Coal, Smoke, and Death: Bituminous Coal and American Home Heating

45 Pages Posted: 11 Feb 2014 Last revised: 15 Mar 2015

See all articles by Alan I. Barreca

Alan I. Barreca

UCLA Institute of the Environment and Sustainability; National Bureau of Economic Research (NBER); IZA Institute of Labor Economics

Karen Clay

Carnegie Mellon University - H. John Heinz III School of Public Policy and Management; National Bureau of Economic Research (NBER)

Joel Tarr

World Bank

Multiple version iconThere are 2 versions of this paper

Date Written: February 2014

Abstract

Air pollution was severe in many urban areas of the United States in the first half of the twentieth century, in part due to the burning of bituminous coal for heat. We estimate the effects of this bituminous coal consumption on mortality rates in the U.S. during the mid 20th century. Coal consumption varied considerably during the 20th century due to coal-labor strikes, wartime oil and gas restrictions, and the expansion of gas pipelines, among other reasons. To mitigate the influence of confounding factors, we use a triple-differences identification strategy that relies on variation in coal consumption at the state-year-season level. It exploits the fact that coal consumption for heating was highest in the winter and uses within-state changes in mortality in non-winter months as an additional control group. Our estimates suggest that reductions in the use of bituminous coal for heating between 1945 and 1960 decreased winter all-age mortality by 1.25 percent and winter infant mortality by 3.27 percent, saving 1,923 all age lives per winter month and 310 infant lives per winter month. Our estimates are likely to be a lower bound, since they primarily capture short-run relationships between coal and mortality.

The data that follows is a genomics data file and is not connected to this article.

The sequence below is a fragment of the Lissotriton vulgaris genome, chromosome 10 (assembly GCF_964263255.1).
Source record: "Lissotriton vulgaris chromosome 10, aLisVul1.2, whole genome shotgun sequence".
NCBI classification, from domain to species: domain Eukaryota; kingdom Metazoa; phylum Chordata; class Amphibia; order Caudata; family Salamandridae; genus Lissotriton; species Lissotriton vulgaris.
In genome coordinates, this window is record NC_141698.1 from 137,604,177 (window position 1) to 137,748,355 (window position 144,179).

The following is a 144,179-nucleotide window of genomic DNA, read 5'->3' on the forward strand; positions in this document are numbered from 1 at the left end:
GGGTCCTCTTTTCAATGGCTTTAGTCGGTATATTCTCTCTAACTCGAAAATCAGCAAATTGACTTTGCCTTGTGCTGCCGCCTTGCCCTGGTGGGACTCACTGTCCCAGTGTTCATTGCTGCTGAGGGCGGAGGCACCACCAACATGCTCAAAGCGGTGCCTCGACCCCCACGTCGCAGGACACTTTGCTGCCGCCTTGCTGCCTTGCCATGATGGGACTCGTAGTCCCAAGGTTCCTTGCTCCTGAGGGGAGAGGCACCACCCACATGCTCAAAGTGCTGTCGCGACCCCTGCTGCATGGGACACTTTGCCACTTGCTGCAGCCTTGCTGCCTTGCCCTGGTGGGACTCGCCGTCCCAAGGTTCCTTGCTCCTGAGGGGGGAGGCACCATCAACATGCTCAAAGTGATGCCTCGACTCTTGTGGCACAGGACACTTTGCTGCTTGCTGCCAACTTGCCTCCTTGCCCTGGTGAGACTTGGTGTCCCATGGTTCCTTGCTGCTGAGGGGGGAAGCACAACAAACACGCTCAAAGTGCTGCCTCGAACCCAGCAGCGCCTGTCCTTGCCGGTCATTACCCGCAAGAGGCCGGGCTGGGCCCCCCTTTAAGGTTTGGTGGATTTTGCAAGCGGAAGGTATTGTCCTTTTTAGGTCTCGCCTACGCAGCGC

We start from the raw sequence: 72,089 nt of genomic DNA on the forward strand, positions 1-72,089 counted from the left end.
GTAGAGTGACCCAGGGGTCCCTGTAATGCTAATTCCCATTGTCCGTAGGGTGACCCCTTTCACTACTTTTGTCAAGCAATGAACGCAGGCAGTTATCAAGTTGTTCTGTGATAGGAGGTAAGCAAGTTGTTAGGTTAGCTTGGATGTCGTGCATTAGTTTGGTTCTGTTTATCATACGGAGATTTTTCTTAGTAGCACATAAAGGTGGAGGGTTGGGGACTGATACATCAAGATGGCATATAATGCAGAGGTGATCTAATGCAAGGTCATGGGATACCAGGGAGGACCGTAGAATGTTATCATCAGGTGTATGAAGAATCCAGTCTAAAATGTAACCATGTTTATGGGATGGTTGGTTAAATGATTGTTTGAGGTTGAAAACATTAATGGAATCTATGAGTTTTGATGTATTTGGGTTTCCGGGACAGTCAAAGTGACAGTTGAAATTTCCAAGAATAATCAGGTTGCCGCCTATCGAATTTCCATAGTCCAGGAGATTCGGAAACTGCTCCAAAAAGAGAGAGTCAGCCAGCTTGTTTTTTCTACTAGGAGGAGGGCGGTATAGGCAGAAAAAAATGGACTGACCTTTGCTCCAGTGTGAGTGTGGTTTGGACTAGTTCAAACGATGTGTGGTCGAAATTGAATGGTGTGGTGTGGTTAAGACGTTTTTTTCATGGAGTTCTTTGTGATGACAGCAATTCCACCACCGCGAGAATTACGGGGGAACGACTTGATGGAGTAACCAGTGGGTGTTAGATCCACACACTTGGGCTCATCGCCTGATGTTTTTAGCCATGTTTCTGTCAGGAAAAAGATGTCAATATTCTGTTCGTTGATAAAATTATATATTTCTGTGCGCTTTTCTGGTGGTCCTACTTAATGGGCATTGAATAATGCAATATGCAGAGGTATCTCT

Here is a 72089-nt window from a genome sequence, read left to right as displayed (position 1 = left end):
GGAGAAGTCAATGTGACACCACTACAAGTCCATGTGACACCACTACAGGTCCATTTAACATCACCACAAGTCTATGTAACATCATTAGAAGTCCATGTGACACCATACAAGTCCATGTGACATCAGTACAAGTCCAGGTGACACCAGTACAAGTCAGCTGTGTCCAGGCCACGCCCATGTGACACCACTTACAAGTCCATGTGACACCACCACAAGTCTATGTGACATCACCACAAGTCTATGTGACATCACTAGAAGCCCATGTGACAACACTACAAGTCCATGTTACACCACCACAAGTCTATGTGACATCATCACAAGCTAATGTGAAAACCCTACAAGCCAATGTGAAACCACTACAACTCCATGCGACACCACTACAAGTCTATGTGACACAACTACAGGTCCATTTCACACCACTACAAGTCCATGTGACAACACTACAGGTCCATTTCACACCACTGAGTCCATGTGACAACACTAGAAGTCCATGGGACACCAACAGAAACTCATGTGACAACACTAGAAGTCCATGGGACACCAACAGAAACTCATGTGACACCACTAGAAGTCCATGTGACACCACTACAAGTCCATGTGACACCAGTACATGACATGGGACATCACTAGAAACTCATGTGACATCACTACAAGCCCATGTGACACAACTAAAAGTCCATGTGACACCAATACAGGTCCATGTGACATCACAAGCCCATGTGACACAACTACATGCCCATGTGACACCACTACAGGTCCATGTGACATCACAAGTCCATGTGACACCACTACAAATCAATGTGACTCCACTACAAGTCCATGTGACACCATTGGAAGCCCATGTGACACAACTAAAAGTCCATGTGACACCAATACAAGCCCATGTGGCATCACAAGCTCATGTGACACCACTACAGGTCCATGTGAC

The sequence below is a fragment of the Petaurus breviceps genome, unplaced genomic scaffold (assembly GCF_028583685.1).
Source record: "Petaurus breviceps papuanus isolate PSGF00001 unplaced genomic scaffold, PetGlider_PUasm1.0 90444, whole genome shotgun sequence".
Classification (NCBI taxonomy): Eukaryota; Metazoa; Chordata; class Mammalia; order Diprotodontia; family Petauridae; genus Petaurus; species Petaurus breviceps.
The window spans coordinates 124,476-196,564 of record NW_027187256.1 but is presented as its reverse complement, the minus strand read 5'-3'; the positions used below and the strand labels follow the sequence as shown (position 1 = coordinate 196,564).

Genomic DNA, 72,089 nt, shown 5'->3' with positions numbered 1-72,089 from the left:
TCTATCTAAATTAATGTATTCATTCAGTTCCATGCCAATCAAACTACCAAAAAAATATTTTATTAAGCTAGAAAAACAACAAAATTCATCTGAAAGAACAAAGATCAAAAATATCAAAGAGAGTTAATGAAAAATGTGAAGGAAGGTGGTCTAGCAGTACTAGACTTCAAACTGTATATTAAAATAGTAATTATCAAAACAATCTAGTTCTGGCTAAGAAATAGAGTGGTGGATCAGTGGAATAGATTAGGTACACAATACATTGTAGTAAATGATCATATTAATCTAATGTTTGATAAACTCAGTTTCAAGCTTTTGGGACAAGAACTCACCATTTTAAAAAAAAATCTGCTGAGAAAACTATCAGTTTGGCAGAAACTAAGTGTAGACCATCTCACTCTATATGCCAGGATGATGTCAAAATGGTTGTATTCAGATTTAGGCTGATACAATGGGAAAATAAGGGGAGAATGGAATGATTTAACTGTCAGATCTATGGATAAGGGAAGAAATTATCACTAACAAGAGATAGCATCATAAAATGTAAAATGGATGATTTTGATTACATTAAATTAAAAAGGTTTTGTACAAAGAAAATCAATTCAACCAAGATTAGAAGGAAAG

Suggested Citation

Barreca, Alan I. and Clay, Karen B. and Tarr, Joel A,., Coal, Smoke, and Death: Bituminous Coal and American Home Heating (February 2014). NBER Working Paper No. w19881. Available at SSRN: https://ssrn.com/abstract=2393594

Alan I. Barreca (Contact Author)

UCLA Institute of the Environment and Sustainability ( email )

Los Angeles, CA
United States

National Bureau of Economic Research (NBER) ( email )

1050 Massachusetts Avenue
Cambridge, MA 02138
United States

IZA Institute of Labor Economics ( email )

P.O. Box 7240
Bonn, D-53072
Germany

Karen B. Clay

Carnegie Mellon University - H. John Heinz III School of Public Policy and Management ( email )

Pittsburgh, PA 15213-3890
United States

National Bureau of Economic Research (NBER) ( email )

1050 Massachusetts Avenue
Cambridge, MA 02138
United States

Joel A,. Tarr

World Bank

1818 H Street, N.W.
Washington, DC 20433
United States

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